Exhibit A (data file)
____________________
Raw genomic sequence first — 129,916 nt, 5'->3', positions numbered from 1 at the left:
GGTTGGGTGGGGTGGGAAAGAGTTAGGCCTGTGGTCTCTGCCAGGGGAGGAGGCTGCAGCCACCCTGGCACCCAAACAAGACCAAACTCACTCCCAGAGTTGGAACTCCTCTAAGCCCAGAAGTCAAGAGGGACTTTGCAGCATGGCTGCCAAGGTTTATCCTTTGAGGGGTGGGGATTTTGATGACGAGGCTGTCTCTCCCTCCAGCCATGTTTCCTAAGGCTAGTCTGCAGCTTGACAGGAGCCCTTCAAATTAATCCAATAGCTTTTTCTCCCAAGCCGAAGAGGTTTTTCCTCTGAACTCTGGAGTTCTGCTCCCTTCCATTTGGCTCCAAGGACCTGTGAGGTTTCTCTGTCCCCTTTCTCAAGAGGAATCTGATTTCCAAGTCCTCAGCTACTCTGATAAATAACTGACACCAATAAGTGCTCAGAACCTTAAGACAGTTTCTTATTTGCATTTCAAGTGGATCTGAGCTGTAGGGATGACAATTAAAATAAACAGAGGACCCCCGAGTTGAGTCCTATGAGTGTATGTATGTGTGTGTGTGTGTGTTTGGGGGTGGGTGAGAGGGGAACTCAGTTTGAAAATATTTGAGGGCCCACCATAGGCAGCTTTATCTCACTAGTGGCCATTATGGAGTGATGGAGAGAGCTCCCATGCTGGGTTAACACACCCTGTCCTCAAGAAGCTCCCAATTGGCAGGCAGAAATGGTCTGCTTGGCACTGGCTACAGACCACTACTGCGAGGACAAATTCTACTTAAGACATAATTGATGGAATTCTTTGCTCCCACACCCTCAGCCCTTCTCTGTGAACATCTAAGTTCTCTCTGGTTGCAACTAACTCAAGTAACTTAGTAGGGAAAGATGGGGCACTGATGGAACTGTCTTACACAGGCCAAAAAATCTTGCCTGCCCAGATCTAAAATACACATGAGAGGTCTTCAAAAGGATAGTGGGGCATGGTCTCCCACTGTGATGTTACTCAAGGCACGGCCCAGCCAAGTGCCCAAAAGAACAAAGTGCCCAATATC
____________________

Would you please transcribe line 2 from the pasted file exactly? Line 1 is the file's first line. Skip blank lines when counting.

GGTTGGGTGGGGTGGGAAAGAGTTAGGCCTGTGGTCTCTGCCAGGGGAGGAGGCTGCAGCCACCCTGGCACCCAAACAAGACCAAACTCACTCCCAGAGTTGGAACTCCTCTAAGCCCAGAAGTCAAGAGGGACTTTGCAGCATGGCTGCCAAGGTTTATCCTTTGAGGGGTGGGGATTTTGATGACGAGGCTGTCTCTCCCTCCAGCCATGTTTCCTAAGGCTAGTCTGCAGCTTGACAGGAGCCCTTCAAATTAATCCAATAGCTTTTTCTCCCAAGCCGAAGAGGTTTTTCCTCTGAACTCTGGAGTTCTGCTCCCTTCCATTTGGCTCCAAGGACCTGTGAGGTTTCTCTGTCCCCTTTCTCAAGAGGAATCTGATTTCCAAGTCCTCAGCTACTCTGATAAATAACTGACACCAATAAGTGCTCAGAACCTTAAGACAGTTTCTTATTTGCATTTCAAGTGGATCTGAGCTGTAGGGATGACAATTAAAATAAACAGAGGACCCCCGAGTTGAGTCCTATGAGTGTATGTATGTGTGTGTGTGTGTGTTTGGGGGTGGGTGAGAGGGGAACTCAGTTTGAAAATATTTGAGGGCCCACCATAGGCAGCTTTATCTCACTAGTGGCCATTATGGAGTGATGGAGAGAGCTCCCATGCTGGGTTAACACACCCTGTCCTCAAGAAGCTCCCAATTGGCAGGCAGAAATGGTCTGCTTGGCACTGGCTACAGACCACTACTGCGAGGACAAATTCTACTTAAGACATAATTGATGGAATTCTTTGCTCCCACACCCTCAGCCCTTCTCTGTGAACATCTAAGTTCTCTCTGGTTGCAACTAACTCAAGTAACTTAGTAGGGAAAGATGGGGCACTGATGGAACTGTCTTACACAGGCCAAAAAATCTTGCCTGCCCAGATCTAAAATACACATGAGAGGTCTTCAAAAGGATAGTGGGGCATGGTCTCCCACTGTGATGTTACTCAAGGCACGGCCCAGCCAAGTGCCCAAAAGAACAAAGTGCCCAATATC